Thanks for all the replies. Looking at part (c) I want to calculate the area under the whole graph. Can anyone see an error in this calculation? Area of 60 degree sector = (1/2)*25^2*PI/3 = 327.25. Area of equilateral triangle = (1/2)*25^2*sin(60) = 625*sqrt(3)/4 = 270.63. So area of segment 327.25 - 270.63 = 56.62. So area under circular part of graph = Area of (15,20,25) triangle - 56.62 = (1/2)*15*20 - 56.62 = 93.38 and so area under whole graph = (1/2)*5*15+150+(1/2)*10*5+93.98 = 305.88 NOT 258 :( Thanks for any help, Mitch.
I can't spot any mistake in the above calculation...

Thanks for checking. It's really uncharacteristic for the book I am working from to have wrong answers. When it does it's usually just an obvious sign missing or something similar. I did part (b). Can anyone confirm whether my working looks correct. Firstly I derived the equation of the circle as (x - (45/2 + 10*sqrt(3)) )^2 + (y - ( 10+15*sqrt(3)/2) )^2 = 625. It can be easily seen that the points (15,20) and (30,0) are on this circle so I am confident that this is the correct equation. Now I differentiate this to get dy/dx = (-x-(45/2)+10*sqrt(3)) / (y -10-15*sqrt(3)/2) and then I put in x = 15 and y = 20 to get the maximum gradient. This gives dy/dx = -8.3 so my answer would be 8.3 but book says (1/3)*(24 + 13*sqrt(3)) which is 15.5. Thanks for any verification or otherwise. Mitch.

I ran the same numbers without looking at your calculations and got the same answer.

My notes:

Let us start with the area of a quadrilateral bounded below by the x-axis and above by:

Line segment from (0,0) to (5,15). This triangle is 5 units wide by 15 units high. Area = 5*15/2 = 37.5
Line segment from (5,15) to (15,20). The average height is (15+20)/2. Multiply by width 10. Area = 35*10/2 = 175
Line segment from (15,20) to (30,0). This triangle is 15 units wide by 20 units high. Area = 15*20/2 = 150

Add them up and we get 325+37.5 = 362.5

But we have to subtract out that crescent-shaped segment where the circular arc eats into the quadrilateral.

I get ##\frac{1}{6}\pi r^2## = 327.25 for the area of the circular sector and ##\frac{r^2\cos 30}{2}## = 270.63 for the area of the equilateral triangle. (r=25 of course). The delta is 56.62 for the crescent.

Subtract 56.62 from 362.5 and get 305.88

Delta2
gnits said:
Thanks for checking. It's really uncharacteristic for the book I am working from to have wrong answers. When it does it's usually just an obvious sign missing or something similar. I did part (b). Can anyone confirm whether my working looks correct. Firstly I derived the equation of the circle as (x - (45/2 + 10*sqrt(3)) )^2 + (y - ( 10+15*sqrt(3)/2) )^2 = 625. It can be easily seen that the points (15,20) and (30,0) are on this circle so I am confident that this is the correct equation. Now I differentiate this to get dy/dx = (-x-(45/2)+10*sqrt(3)) / (y -10-15*sqrt(3)/2) and then I put in x = 15 and y = 20 to get the maximum gradient. This gives dy/dx = -8.3 so my answer would be 8.3 but book says (1/3)*(24 + 13*sqrt(3)) which is 15.5. Thanks for any verification or otherwise. Mitch.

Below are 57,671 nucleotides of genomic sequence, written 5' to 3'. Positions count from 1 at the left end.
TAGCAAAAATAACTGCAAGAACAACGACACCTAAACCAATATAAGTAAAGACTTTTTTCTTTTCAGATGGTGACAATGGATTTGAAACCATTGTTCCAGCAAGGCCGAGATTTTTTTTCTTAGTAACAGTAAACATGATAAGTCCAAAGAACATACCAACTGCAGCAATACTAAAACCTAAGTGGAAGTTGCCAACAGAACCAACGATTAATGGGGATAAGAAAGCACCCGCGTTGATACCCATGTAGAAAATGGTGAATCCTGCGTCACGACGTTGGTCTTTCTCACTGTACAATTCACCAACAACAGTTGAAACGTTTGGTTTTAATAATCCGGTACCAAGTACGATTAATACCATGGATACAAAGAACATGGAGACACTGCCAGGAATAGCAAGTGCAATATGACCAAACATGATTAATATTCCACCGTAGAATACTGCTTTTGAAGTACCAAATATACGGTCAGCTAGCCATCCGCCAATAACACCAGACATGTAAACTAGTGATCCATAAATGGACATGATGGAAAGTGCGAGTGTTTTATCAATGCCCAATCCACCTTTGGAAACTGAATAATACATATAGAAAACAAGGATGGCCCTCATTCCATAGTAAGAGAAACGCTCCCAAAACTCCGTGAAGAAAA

Also getting 8.3 as maximum gradient by finding the centre D (22.5 + 10√3 ; 10 + 7.5√3) and hence gradients of DB and DC. Maximum gradient will be that of tangent line perpendicular to DB and minimum gradient that of tangent line perpendicular to DC.

Great job you are doing. Keep it up. I really like it

Thanks averybody for all of your help. I'm going with our answers and in this case assuming that the book is incorrect. Thanks again, Mitch.

Last edited:

## 1. What is acceleration?

Acceleration is the rate of change of velocity over time. It is a vector quantity, meaning it has both magnitude (speed) and direction. A positive acceleration indicates an increase in velocity, while a negative acceleration (also known as deceleration) indicates a decrease in velocity.

## 2. How is acceleration represented on a velocity vs. time graph?

Acceleration is represented by the slope of a velocity vs. time graph. The steeper the slope, the greater the acceleration. A horizontal line on the graph indicates constant velocity, while a curved line indicates changing velocity and therefore acceleration.

## 3. What is displacement?

Displacement is the change in position of an object, measured in a specific direction. It is a vector quantity, meaning it has both magnitude (distance) and direction. It is often represented by the symbol "Δx" (delta x) in equations.

## 4. How is displacement calculated from a velocity vs. time graph?

Displacement can be calculated by finding the area under the curve of a velocity vs. time graph. This area represents the distance traveled by the object. If the object is traveling at a constant velocity, the displacement can be calculated by multiplying the velocity by the time traveled.

## 5. Can an object have a non-zero acceleration and a zero displacement?

Yes, an object can have a non-zero acceleration and a zero displacement. This can occur when the object is moving in a circular path, constantly changing its direction but returning to its starting point. In this case, the displacement is zero, but the object is still accelerating due to the change in its velocity.